Kendrick Lamar, Lil Kim Are Hip-Hop’s Royalty At Powerhouse 2013
Hip-hop royalty is a coveted position. Ever since Kendrick Lamar claimed he was the King of New York, the post-“Control” era has got the game shaken up. MCs are now firing back with every opportunity to prove him wrong. Meek Mill did in Philadelphia when he closed out Power 99’s annual concert by tweeting, “I cheated with the home court advantage lol @kendricklamar.” In similar fashion, Fabolous wasn’t taking the words to “Control” lightly. “All that shit about Kendrick being king?” Fab freestyled during his set at last night’s Powerhouse 2013. “We all know the kings come from Brooklyn.” After all, this was BK, where its other hometown hero Jay Z has cemented himself in rap’s upper echelon. So, of course, NY’s elite didn’t care if Kendrick was in the back. This was a time and place to spit some truth.
Power 105.1’s Powerhouse 2013 is the equivalent to Hot 97’s Summer Jam, which finds a superstar lineup and surprise guests packed into a extended time frame. The warm-up began with sets from Big Sean and K. Michelle, who both received loud pops despite being at opposite spectrums in hip-hop/R&B. The former kicked things off with his Hall of Fame single “Beware,” and followed that with his verse from “Don’t Like.” “We are not one and the same, nigga I’m fucking insane, fuck is you saying?” he shouted, and the eclectic crowd responded even louder. The latter took her rebellious soul to the Barclays for the first time, enticing fans with “My Life” and “Can’t Raise A Man.”
In the spirit of competition, DJ Self and DJ Envy took the stage before Meek Mill’s set for a battle of the boroughs. Self, who represents BK, and Envy, who holds down Queens, hit the crowd with back-to-back records from 50 Cent, Waka Flocka Flame and Hov. Showmanship became a reoccurring theme of the night as Meek came on minutes later in a black tee and gold chains to display his obvious star power. He turned things up with “Dreams And Nightmares (Intro)” and kept the crowd on their feet with familiar tracks “House Party” and “Ima Boss.” And then it was time for the first wave of surprise guests: Jadakiss and Guordan Banks for “Heaven Or Hell,” Queens own’s SBOE for a brief set, and Nicki Minaj. After Nicki did her verse on “Dope Dealer,” she wasn’t ready to go home quite yet. The Barbz were treated with “I Wanna Be With You," “Tap Out” and more that meant she was here to put on a show.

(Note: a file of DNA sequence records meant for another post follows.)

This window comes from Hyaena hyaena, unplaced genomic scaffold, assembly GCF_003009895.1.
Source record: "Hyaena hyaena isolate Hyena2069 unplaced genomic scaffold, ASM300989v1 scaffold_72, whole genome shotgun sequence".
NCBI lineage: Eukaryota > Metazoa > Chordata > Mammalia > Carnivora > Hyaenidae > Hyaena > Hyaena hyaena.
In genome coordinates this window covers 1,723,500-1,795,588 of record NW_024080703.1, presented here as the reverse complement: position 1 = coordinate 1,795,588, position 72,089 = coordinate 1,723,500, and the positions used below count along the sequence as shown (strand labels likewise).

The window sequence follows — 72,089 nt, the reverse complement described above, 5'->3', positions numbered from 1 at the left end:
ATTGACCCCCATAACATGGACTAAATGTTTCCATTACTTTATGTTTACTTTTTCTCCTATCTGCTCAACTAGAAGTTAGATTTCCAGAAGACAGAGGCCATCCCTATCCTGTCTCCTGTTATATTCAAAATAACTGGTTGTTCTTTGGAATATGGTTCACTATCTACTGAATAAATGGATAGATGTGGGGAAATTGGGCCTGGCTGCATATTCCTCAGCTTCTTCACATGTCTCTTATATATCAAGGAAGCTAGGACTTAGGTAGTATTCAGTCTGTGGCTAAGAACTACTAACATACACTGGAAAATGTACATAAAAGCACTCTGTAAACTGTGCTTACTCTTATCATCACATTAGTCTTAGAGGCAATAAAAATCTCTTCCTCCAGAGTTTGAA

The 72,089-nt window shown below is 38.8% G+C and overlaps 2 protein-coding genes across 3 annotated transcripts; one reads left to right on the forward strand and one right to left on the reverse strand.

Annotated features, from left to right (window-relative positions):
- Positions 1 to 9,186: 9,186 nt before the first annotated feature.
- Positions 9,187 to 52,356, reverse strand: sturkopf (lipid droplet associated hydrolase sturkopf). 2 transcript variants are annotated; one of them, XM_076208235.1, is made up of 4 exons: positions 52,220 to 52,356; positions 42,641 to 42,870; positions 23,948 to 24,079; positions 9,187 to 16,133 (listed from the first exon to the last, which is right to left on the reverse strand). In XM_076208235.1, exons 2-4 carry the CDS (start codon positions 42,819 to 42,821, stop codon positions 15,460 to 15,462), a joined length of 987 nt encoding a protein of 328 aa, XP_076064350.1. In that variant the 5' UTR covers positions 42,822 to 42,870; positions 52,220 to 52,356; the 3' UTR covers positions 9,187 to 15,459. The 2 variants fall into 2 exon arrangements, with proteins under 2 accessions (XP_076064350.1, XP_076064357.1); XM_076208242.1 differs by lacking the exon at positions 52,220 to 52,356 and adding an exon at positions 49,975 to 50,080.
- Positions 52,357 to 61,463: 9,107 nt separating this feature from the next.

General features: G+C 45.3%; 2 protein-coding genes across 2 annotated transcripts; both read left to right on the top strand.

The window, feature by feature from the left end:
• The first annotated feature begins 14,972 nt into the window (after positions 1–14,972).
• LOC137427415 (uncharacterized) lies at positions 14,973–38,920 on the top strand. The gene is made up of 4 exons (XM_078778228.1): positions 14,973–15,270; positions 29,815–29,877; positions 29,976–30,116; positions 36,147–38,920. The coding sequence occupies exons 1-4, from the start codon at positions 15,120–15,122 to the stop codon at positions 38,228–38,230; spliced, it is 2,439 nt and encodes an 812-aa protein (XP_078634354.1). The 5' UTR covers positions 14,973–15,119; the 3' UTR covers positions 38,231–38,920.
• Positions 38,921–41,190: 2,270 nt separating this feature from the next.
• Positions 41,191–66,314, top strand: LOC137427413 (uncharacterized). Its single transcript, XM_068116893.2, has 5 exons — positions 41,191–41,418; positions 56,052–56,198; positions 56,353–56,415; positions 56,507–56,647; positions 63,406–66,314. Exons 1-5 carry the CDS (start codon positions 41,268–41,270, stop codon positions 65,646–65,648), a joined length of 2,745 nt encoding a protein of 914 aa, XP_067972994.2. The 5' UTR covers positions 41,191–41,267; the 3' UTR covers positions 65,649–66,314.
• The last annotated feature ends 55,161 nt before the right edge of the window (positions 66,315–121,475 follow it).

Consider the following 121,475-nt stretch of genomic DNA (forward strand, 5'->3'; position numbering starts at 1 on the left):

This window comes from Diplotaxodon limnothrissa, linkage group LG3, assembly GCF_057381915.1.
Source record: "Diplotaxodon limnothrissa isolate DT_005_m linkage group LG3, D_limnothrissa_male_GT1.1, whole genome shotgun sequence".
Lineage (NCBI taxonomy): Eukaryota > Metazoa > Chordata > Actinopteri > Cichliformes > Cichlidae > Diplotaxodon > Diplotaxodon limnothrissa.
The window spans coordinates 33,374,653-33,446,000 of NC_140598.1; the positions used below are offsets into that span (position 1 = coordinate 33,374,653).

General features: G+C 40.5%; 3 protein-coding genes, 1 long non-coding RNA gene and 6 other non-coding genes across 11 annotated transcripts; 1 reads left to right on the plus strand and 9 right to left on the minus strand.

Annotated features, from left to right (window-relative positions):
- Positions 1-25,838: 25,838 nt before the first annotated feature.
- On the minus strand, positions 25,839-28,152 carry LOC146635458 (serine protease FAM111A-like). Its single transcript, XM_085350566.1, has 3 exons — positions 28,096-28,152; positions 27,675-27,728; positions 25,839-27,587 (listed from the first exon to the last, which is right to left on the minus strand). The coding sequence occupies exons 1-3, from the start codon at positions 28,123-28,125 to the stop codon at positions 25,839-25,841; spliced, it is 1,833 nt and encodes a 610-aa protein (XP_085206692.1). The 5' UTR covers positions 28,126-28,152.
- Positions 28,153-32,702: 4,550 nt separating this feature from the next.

By the time A$AP Mob and Fabolous finished their sets, the crowd was anticipating 2 Chainz’s arrival. The DJ spun “I Luv Them Strippers” to set it off and the hits kept on coming. After a solid run of “Fork,” “Where U Been?,” “Feds Watching,” “Birthday Song” and “Used 2,” Tit had all levels of the Barclays mimicking his amazing dance arms. Then came Chainz infamous line—“I wanna say R.I.P. to this motherfucking stage!”—that led to his verse from Young Jeezy’s street single. Due to time constraints, Chainz was ordered to cut his set short at the height of intensity, which he made sure to point out after performing a little longer. “They want me to get off the stage. Here I come Pecas,” he told the EVP of Def Jam who was on stage. “I got nothing to lose!” Just when it seemed things couldn’t get crazier, 2 Chainz left with the rest of “No Lie” blasting from the speakers and a sea of fans throwing dollar bills in the air.
After Trey Songz wooed the ladies with his sexually-charged songs, Kendrick Lamar and ScHoolboy Q were ready to close out the evening. At about 11:30 p.m., the crowd’s energy was winding down and didn’t look engaged during Q’s renditions of “Hands On The Wheel” and “Collard Greens.” However, Kendrick’s 40-minute set changed the mood of everyone in the place. People screamed “Yak, yak, yak!” during “m.A.A.d city.” They sung along to “Bitch, Don’t Kill My Vibe,” where SZA made an appearance to provide additional vocals on the hook. They also rapped every word to his “Fuckin' Problems” verse, especially when Kendrick did it again a capella. At this point, Kendrick does have every reason to call himself king.
The crowd was left with the best for last. Although King Kendrick was in the building, he wanted to pay his respects to the city’s greatest MCs by bringing out the most “influential in the game.” In a rare moment, Lil Kim with Kendrick as her hype man performed classics “Get Money” and “All About The Benjamins.” The OG Queen didn’t miss a step, either. Those bangers were flawless.
“Bow down to the motherfuckin’ queen of Brooklyn!,” Kendrick shouted afterwards to a thunderous applause. Unlike Kendrick’s quest to crush his competition, he still knows where he stands among legends. It’s never lonely at the top.—Eric Diep